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Bounds Farm plans presented

B U C K E Y E L A K E – Representatives for a proposed residential development of the 118-acre Bounds Farm property presented their plans to the Buckeye Lake Planning and Zoning Commission and a crowd of curious residents Tuesday night at the Tri-County Rescue and Dive Team building. While the crowd was treated to new information about the development, they also learned they will need to be patient before all their questions are answered.

Commission member Karen Cookston was clear the intent of the meeting was not to make a decision regarding whether to approve the development plans, but rather for the commission to hear the presentation, then decide within 35 days to recommend to the Buckeye Lake Village Council to approve the development plans, to approve them with revisions, or to deny the plans. The council makes the final decision whether to approve the development. Cookston said she wants the community to be “comfortable and excited” about the project.

Attorney Connie Klema, who represents the developer, gave some residents their first look at a layout for the “Residences at Maple Bay,” a 144-lot single family development that constitutes roughly half of the entire 118- acre project; the other half is the “Landings at Maple Bay,” which features 176 condominiums and water access to Buckeye Lake via man-made canals. Klema said the developer is honoring the community’s request that there are no more than 320 residences total on the Bounds Farm property.

Klema said the proposed La n d i n g s a t Ma p l e Ba y condominiums would be developed by Epcon Communities, which also developed The Villages of River Oaks in Heath. The Landings at Maple Bay condominiums are proposed to be Epcon’s Nantucket style, $250,000 and higher. There is no developer chosen yet for the Residences at Maple Bay, or is there a price range selected.

Commission member George O’Donnel said he appreciated Klema’s professional presentation, but he wanted to be sure that due diligence is given to the project’s archeological study. Within the Residences at Maple Bay site may be a solstice structure, placed there by an ancient civilization. If authentic, it uses the angle of the sun to determine the first day of winter.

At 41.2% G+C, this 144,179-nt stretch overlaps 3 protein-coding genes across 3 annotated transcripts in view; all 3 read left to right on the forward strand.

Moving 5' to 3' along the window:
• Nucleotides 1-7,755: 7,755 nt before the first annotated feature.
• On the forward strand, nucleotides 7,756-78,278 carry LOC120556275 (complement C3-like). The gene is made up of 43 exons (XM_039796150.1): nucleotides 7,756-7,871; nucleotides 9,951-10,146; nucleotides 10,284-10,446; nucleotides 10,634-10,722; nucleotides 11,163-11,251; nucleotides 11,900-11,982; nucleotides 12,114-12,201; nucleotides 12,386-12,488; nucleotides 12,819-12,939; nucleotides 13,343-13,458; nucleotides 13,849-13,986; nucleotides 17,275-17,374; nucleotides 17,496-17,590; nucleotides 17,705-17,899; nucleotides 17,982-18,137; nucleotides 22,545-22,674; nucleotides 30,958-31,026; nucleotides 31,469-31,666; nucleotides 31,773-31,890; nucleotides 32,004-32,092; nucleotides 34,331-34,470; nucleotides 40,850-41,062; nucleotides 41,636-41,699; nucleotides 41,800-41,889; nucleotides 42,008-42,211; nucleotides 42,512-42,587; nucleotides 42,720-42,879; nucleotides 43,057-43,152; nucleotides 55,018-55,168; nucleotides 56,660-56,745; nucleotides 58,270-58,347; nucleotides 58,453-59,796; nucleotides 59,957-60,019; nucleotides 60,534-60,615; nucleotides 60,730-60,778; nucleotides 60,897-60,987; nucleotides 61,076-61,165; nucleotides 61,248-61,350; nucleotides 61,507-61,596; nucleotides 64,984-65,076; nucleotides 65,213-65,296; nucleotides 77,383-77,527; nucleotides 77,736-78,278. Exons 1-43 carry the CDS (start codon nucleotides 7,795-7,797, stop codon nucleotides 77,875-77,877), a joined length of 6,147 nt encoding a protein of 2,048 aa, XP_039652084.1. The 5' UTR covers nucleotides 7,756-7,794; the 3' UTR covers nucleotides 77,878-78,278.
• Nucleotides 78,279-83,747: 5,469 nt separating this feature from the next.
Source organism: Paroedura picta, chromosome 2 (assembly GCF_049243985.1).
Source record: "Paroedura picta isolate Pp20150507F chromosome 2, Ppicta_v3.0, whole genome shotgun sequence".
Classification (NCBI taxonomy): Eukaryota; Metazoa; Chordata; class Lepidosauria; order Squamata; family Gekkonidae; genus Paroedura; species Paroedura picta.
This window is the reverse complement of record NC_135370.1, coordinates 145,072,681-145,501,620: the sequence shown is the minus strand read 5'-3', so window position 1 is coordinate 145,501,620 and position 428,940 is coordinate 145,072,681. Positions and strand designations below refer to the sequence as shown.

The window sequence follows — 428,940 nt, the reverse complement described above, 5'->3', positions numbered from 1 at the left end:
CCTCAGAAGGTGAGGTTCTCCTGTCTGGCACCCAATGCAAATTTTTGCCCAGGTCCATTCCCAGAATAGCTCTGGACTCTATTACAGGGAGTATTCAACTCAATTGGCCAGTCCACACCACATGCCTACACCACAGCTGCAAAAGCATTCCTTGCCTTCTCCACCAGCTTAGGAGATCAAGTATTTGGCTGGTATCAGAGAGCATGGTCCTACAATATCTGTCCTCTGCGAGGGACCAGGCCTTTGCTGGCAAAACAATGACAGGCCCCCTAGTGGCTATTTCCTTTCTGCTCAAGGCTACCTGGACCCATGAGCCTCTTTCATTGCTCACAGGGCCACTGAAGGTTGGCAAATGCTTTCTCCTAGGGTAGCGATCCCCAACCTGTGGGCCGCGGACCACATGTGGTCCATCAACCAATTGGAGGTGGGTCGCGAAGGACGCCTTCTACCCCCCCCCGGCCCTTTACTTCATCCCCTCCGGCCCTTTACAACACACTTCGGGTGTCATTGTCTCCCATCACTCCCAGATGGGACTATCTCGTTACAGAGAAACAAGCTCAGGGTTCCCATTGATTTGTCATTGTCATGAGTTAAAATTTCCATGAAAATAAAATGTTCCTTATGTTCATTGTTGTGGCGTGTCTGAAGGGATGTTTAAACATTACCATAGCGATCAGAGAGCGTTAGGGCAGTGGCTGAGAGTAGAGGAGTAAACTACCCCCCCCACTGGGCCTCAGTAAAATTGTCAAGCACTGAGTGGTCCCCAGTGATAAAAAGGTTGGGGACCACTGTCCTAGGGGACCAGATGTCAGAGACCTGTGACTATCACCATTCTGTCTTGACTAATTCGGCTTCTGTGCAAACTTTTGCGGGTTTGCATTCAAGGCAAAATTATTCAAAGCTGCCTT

O’Donnel was clear that he is not against the development, however, he hopes that if there is a solstice structure on the property, the structure would be preserved and not become a driveway. The structure, he said, could make a good feature for the development.

Joel Brown, with the Columbus engineering firmof EMH&T, said the site’s archeological survey is on-going. Currently, there is no definitive proof that the suspected solstice structure is authentic, but it will continue to be studied. Denison University professor Michael Mickelson offered to assist the study.

Many of the residents’ questions focused upon plans for Picnic Point, which is part of a 2.1 acre waterfront property in the process of being annexed into the Village of Buckeye Lake from Licking Township. The developer proposes to use the land for water access to the canal flowing through the Landings at Maple Bay. Klema said that the Licking County Commissioners approved the annexation, but it will be another 60 days before the annexation goes before the Buckeye Lake Village Council for its approval.

Klema said her presentation to the Buckeye Lake Planning Commission did not include details of Picnic Point because it’s not yet officially part of the village, so it can’t be considered by the planning commission until it’s annexed. She said plans for the Picnic Point area are not complete.

Klema assured that plans for Picnic Point will be presented in more detail once the property is annexed, and public comment will be considered before anything is changed.

Also discussed were the ongoing plans to build a bridge on Hunts Landing Road to span the proposed canal. EMH&T Principal Scott McClintock said his firm is working with the ODNR, Licking County, and other agencies to determine the bridge’s design.

It will take seven or eight months to obtain the necessary permits for the proposed Hunts Landing bridge. Mallory Square developer Jim Van Ostran asked that traffic access to Mallory Square is maintained during bridge construction.

With the exception of 100 units within the Landings at Maple Bay, much of the development is on hold until public water is available, presumably from a proposed village operated Buckeye Lake public water system. One hundred condominium units will be serviced by Licking County Water and Wastewater until ten years after Buckeye Lake Village water is available.

Cookston reiterated that she hopes the community is happy with the development. Its plans are available at the Buckeye Lake Village Offices,the Licking County Planning Commission, and they’ll be displayed on Cookston’s back porch over the weekend.

In other planning commission news, Angel Laughlin replaces commission member Kay Allen, who resigned citing health reasons.

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